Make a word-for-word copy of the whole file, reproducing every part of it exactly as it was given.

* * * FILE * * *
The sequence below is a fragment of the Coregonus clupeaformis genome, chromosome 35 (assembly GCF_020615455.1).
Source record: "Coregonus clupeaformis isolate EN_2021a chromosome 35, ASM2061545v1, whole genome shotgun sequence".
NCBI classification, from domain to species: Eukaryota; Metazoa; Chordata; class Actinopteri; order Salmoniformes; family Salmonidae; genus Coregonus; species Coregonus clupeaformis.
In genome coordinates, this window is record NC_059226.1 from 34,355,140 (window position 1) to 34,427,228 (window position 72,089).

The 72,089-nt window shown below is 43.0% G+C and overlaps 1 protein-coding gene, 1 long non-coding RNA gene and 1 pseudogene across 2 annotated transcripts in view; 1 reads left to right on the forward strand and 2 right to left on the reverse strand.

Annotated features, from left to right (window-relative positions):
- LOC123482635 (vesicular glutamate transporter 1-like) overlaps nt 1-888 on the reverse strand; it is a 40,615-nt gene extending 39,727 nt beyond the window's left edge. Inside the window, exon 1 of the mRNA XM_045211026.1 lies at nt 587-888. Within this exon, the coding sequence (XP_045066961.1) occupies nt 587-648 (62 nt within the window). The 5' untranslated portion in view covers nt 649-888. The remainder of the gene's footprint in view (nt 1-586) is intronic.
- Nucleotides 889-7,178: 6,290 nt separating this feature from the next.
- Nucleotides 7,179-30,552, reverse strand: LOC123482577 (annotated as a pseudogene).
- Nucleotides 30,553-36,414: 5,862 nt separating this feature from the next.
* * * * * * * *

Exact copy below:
The sequence below is a fragment of the Coregonus clupeaformis genome, chromosome 35 (assembly GCF_020615455.1).
Source record: "Coregonus clupeaformis isolate EN_2021a chromosome 35, ASM2061545v1, whole genome shotgun sequence".
NCBI classification, from domain to species: Eukaryota; Metazoa; Chordata; class Actinopteri; order Salmoniformes; family Salmonidae; genus Coregonus; species Coregonus clupeaformis.
In genome coordinates, this window is record NC_059226.1 from 34,355,140 (window position 1) to 34,427,228 (window position 72,089).

The 72,089-nt window shown below is 43.0% G+C and overlaps 1 protein-coding gene, 1 long non-coding RNA gene and 1 pseudogene across 2 annotated transcripts in view; 1 reads left to right on the forward strand and 2 right to left on the reverse strand.

Annotated features, from left to right (window-relative positions):
- LOC123482635 (vesicular glutamate transporter 1-like) overlaps nt 1-888 on the reverse strand; it is a 40,615-nt gene extending 39,727 nt beyond the window's left edge. Inside the window, exon 1 of the mRNA XM_045211026.1 lies at nt 587-888. Within this exon, the coding sequence (XP_045066961.1) occupies nt 587-648 (62 nt within the window). The 5' untranslated portion in view covers nt 649-888. The remainder of the gene's footprint in view (nt 1-586) is intronic.
- Nucleotides 889-7,178: 6,290 nt separating this feature from the next.
- Nucleotides 7,179-30,552, reverse strand: LOC123482577 (annotated as a pseudogene).
- Nucleotides 30,553-36,414: 5,862 nt separating this feature from the next.